2009 Naturally Selected



Celebrating the two hundreth anniversay of Charles Darwin's birth, this collecton of songs about Darwin and his theory of evolution by composers David Haines, Richard Milner, Graham Treacher and Lauren Mayer was performed by the NCFO Festival Chorus as part of the third annual Cambridge Science Festival, April 25 - May 3, 2009.

The Festival Chorus, under the direction of Lynne Carter, comprised more than 100 adults and children (ages 5 and up) from Cambridge and surrounding communities.  The three free performances during the week of the Cambridge Science Festival included:

  • Sunday April 26 at 6:30 pm - Cahners Auditorium at the Museum of Science [directions]
  • Saturday May 2 at 2:30 pm - Broad Instititute of MIT and Harvard
  • Sunday May 2 at 3:00 pm - Andrew Peabody School, Cambridge

A complete set of lyrics from Naturally Selected is available here. 

See below for the music from Naturally Selected and the composers who wrote it.  To hear each song, click on the title.  The sound clips are from our May 3, 2009 performance.

David Haines Trained at Bristol University, the Guildhall School of Music and
Drama and at the Banff School of Fine Arts in Canada, David Haines
has written fifteen music theater works, including The Puzzle Jigs,
which was performed by NCFO in 2003 and 2008. He has worked with
many thousands of schoolchildren and has a special interest in using
music to augment the science curriculum. The NCFO Festival Chorus
performed David’s science oratorios Lifetime: Songs of Life and Evolution
in 2007 and Powers of Ten in 2008. David lives and teaches in Teignmouth,
Devon in southwestern England.

Naturally Selected: A Darwin Bicentennial Revue features seven songs by David Haines from Lifetime: Songs of Life and Evolution:

  • Mr. Darwin, Mr. Wallace, Mr. Matthew – A sea shanty telling of how Darwin's travels led him to his theory of evolution, and how two lesser-known figures independently developed similar theories.
  • Mutate! – Evolution can only happen when the ordinarily reliable process of reproduction goes awry.
  • Extremophiles (American premiere) – Evolution has allowed life to adapt to the most extraordinary places.
  • Lake – An ode to cichlid speciation in the great African lakes.
  • Taxonomy – No one knows the number of species of life living on Earth, but we have identified millions, and there could be tens of millions more we haven’t found. We have organized this mass of information into a taxonomic classification system: Kingdom, Phylum, Class, Order, Family, Genus, Species.
  • Eras – In addition to organizing life taxonomically, we organize the vast, incomprehensively long history of life on Earth into temporal classifications: eon, era, period, epoch, age, and chron.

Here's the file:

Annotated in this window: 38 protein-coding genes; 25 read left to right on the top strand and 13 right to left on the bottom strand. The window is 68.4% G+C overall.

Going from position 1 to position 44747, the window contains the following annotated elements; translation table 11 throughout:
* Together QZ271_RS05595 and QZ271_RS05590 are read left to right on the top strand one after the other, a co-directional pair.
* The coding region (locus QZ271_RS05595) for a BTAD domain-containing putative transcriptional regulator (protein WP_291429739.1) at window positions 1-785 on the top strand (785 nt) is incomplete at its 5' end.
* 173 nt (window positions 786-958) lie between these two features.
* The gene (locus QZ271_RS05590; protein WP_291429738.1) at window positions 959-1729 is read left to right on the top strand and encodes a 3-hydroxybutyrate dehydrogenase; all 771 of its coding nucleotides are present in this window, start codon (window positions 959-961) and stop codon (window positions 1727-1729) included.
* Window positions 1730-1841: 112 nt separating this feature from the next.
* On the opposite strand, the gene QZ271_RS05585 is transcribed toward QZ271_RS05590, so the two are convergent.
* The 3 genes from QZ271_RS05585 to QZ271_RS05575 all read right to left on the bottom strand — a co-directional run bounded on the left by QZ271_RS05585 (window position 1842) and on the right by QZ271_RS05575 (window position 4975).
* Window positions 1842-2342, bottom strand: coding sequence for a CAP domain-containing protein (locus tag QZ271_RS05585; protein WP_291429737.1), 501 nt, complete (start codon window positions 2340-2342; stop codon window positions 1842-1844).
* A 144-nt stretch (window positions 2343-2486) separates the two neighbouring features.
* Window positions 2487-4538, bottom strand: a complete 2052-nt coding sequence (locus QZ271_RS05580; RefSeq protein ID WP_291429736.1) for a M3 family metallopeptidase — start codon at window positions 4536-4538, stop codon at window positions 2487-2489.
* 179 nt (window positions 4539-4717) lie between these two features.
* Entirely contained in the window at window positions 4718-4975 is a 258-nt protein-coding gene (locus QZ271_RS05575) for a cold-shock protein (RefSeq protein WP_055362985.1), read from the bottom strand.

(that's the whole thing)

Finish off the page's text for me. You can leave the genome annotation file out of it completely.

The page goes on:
• Extinction (American premiere) – Historically, most species have gone extinct without any assistance from humans, but our actions over the last few centuries are having a devastating impact on Earth’s biodiversity.


Richard Milner is a New York-based anthropologist, songwriter, historian of science,
and author of several award-winning books on Darwin and evolution. His
entertaining and authoritative articles have appeared in Natural History Magazine,
Scientific American, and the Journal of the Linnean Society of London, where
Darwin’s theory was first given to the world. In 2009, Milner's allaimed book,
Darwin’s Universe: Evolution from A to Z, was published by the University of
California Press. He is a frequent “talking head” on Nova, Discovery Channel,
History Channel, Animal Planet, and BBC-2. He has been profiled in the Wall
Street Journal (“a natural selection”), the New York Times (“remarkable”), and
the San Francisco Chronicle (“master storyteller...witty songs”).

Naturally Selected: A Darwin Bicentennial Revue features seven songs by Richard Milner from his one-man show Darwin! Live and in Concert (music by Jacques Semmelman, except as noted):

  • Jemmy Button – This song relates an actual event that occurred during Darwin's voyage, and captures the astonishing arrogance and racial stereotypes of that time.  In 1830, Captain Robert FitzRoy purchased (or perhaps abducted) Orundellico, a young native from Tierra del Fuego, and renamed him Jemmy Button.  Jemmy was brought to England to be educated and Christianized, then returned him in 1831 to similarly enlighten his kin.  But Jemmy quickly abandoned his European clothes and habits, and happily reverted to his native culture.
  • Why Didn't I Think of That – Thomas Henry Huxley, a contemporary and friend of Darwin, was one of the finest comparative anatomists of his day and was probably better known at the time than Darwin.  After the publication of On the Origin of the Species he became known as “Darwin’s bulldog” because of his fierce and outspoken defense of Darwin’s theory of evolution.